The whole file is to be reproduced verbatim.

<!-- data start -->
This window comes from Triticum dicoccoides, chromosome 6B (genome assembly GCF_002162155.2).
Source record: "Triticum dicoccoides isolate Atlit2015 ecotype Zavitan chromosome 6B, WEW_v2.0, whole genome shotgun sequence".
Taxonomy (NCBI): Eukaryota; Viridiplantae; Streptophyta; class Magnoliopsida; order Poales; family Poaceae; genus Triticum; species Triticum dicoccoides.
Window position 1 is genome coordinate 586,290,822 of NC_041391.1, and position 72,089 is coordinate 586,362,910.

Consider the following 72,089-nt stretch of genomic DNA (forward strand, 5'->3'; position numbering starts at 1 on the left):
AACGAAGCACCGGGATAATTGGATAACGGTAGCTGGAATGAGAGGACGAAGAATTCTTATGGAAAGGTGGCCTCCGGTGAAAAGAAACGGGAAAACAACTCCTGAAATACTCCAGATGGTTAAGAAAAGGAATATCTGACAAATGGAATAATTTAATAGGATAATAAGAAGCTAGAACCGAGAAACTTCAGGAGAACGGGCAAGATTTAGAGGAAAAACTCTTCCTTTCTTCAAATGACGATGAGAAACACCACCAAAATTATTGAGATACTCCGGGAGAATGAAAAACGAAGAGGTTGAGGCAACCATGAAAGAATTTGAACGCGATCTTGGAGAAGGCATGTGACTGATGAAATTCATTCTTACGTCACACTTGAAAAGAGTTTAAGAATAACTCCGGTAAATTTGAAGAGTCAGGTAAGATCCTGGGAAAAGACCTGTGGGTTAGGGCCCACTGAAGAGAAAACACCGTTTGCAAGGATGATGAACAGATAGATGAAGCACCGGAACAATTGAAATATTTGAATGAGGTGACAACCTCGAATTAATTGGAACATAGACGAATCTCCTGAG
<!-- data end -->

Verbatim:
This window comes from Triticum dicoccoides, chromosome 6B (genome assembly GCF_002162155.2).
Source record: "Triticum dicoccoides isolate Atlit2015 ecotype Zavitan chromosome 6B, WEW_v2.0, whole genome shotgun sequence".
Taxonomy (NCBI): Eukaryota; Viridiplantae; Streptophyta; class Magnoliopsida; order Poales; family Poaceae; genus Triticum; species Triticum dicoccoides.
Window position 1 is genome coordinate 586,290,822 of NC_041391.1, and position 72,089 is coordinate 586,362,910.

Consider the following 72,089-nt stretch of genomic DNA (forward strand, 5'->3'; position numbering starts at 1 on the left):
AACGAAGCACCGGGATAATTGGATAACGGTAGCTGGAATGAGAGGACGAAGAATTCTTATGGAAAGGTGGCCTCCGGTGAAAAGAAACGGGAAAACAACTCCTGAAATACTCCAGATGGTTAAGAAAAGGAATATCTGACAAATGGAATAATTTAATAGGATAATAAGAAGCTAGAACCGAGAAACTTCAGGAGAACGGGCAAGATTTAGAGGAAAAACTCTTCCTTTCTTCAAATGACGATGAGAAACACCACCAAAATTATTGAGATACTCCGGGAGAATGAAAAACGAAGAGGTTGAGGCAACCATGAAAGAATTTGAACGCGATCTTGGAGAAGGCATGTGACTGATGAAATTCATTCTTACGTCACACTTGAAAAGAGTTTAAGAATAACTCCGGTAAATTTGAAGAGTCAGGTAAGATCCTGGGAAAAGACCTGTGGGTTAGGGCCCACTGAAGAGAAAACACCGTTTGCAAGGATGATGAACAGATAGATGAAGCACCGGAACAATTGAAATATTTGAATGAGGTGACAACCTCGAATTAATTGGAACATAGACGAATCTCCTGAG